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The Gen. Hoyt S. Vandenberg is scheduled to be sunk on May 27th, 2009.
KEY WEST, Florida -- The Florida Fish and Wildlife Conservation Commission (FWC) and other law enforcement agencies will escort the decommissioned military ship “Gen. Hoyt S. Vandenberg” on its final voyage, Tuesday, May 26, weather permitting. The following day, the ship will slip beneath the surface and settle on the ocean floor in 140 feet of water 6 miles south of Key West in the Florida Keys National Marine Sanctuary and will serve as an artificial reef.
The U.S. Coast Guard will establish a security zone around the 523-foot ship on the way to, and at, its final resting place. The FWC, Coast Guard, Monroe County Sheriff’s Office and the Key West Police Department will enforce the zone surrounding the vessel from the time it leaves port until it's safely on the bottom.
The “Vandenberg” is behind the “USS Mohawk” at the East Quay Wall in Truman Annex Harbor. Once the ship leaves the dock, boaters must stay 500 yards away from the vessel. The trip from the dock to where the “Vandenberg” will sink will take one day. Once the ship goes down, the 500-yard security and safety zone will remain in effect throughout the night. At daybreak, as a safety precaution, authorities will require boaters to move one mile away from the “Vandenberg.”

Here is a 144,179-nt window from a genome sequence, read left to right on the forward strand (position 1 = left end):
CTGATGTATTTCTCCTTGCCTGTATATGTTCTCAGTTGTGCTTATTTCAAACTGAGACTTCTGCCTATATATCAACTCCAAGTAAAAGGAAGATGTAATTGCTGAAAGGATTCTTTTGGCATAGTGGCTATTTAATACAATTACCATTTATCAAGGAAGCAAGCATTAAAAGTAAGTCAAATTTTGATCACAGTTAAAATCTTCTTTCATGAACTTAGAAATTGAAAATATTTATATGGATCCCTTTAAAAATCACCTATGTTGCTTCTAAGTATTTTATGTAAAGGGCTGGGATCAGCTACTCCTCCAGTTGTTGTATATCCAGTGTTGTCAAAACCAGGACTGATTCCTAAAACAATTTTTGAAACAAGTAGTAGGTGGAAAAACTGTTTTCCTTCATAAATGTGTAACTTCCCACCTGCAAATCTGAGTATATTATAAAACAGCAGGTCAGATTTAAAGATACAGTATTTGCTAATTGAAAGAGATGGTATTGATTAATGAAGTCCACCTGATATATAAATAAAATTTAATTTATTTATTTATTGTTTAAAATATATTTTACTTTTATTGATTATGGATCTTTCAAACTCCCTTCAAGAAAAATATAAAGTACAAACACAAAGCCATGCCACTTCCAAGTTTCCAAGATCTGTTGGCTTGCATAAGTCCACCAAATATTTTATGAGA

“The FWC has been involved in the ‘Vandenberg’ reef project from the very beginning,” said Rodney Barreto, chairman of the FWC. “We will see it through to the very end, ensuring its safe escort to the place where it will become a reef habitat to a variety of marine species and a premier diving destination.”
On sink day, temporary air space restrictions will be in force above the “Vandenberg,” requiring aircraft to stay at least a mile from the ship. Aviators should consult the Temporary Flight Restriction for altitude requirements.
The FWC is anticipating hundreds of onlookers on the water and is encouraging boaters to be especially observant of each other, make sure they have all of the required safety equipment and to be aware of the weather forecast and sea conditions.
The Florida Keys is a haven of aquatic life, and the FWC said boaters should be careful of sea turtles, dolphins and other animals in the path of, or near their craft.
The “Vandenberg” Artificial Reef will not be open to the public until officials from the Florida Keys National Marine Sanctuary complete the installation of mooring buoys and determine that the wreck is accessible for diving, snorkeling and sport fishing. The minimum timeframe for this will be 24 hours after sinking, but it could be longer. Opening announcements will be sent to media outlets and posted on www.fla-keys.com and www.bigshipwrecks.com. The FWC will provide security during this 24-hour period.
The “Vandenberg” served as a troop transport ship and defended the United States against missile attacks. It also took part in tracking blastoffs of Mercury, Gemini, Apollo and early space shuttle launches.